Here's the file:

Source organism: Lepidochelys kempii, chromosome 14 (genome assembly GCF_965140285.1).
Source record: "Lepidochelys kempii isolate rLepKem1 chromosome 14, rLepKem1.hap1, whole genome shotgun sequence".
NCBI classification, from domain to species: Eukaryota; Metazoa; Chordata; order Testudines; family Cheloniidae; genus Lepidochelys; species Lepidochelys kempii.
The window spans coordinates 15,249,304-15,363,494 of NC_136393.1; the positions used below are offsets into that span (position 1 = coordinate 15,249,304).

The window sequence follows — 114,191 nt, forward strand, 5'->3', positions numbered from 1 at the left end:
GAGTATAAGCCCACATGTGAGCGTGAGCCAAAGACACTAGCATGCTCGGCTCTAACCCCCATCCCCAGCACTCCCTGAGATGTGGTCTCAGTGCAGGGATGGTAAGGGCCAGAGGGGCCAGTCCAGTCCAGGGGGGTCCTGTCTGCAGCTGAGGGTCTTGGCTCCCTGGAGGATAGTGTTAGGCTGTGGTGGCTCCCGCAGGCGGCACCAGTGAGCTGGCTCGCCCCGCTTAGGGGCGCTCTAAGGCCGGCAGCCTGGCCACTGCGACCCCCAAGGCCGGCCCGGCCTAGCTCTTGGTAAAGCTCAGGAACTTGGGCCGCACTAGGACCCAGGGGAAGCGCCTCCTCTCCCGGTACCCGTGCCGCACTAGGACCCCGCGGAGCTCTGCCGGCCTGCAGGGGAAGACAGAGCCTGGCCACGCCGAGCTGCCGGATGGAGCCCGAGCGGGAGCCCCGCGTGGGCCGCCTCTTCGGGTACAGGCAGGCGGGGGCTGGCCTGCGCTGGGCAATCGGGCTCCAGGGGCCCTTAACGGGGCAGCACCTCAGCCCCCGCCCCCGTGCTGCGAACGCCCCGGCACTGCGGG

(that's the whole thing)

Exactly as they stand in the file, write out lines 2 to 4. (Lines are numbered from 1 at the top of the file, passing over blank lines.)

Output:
Source record: "Lepidochelys kempii isolate rLepKem1 chromosome 14, rLepKem1.hap1, whole genome shotgun sequence".
NCBI classification, from domain to species: Eukaryota; Metazoa; Chordata; order Testudines; family Cheloniidae; genus Lepidochelys; species Lepidochelys kempii.
The window spans coordinates 15,249,304-15,363,494 of NC_136393.1; the positions used below are offsets into that span (position 1 = coordinate 15,249,304).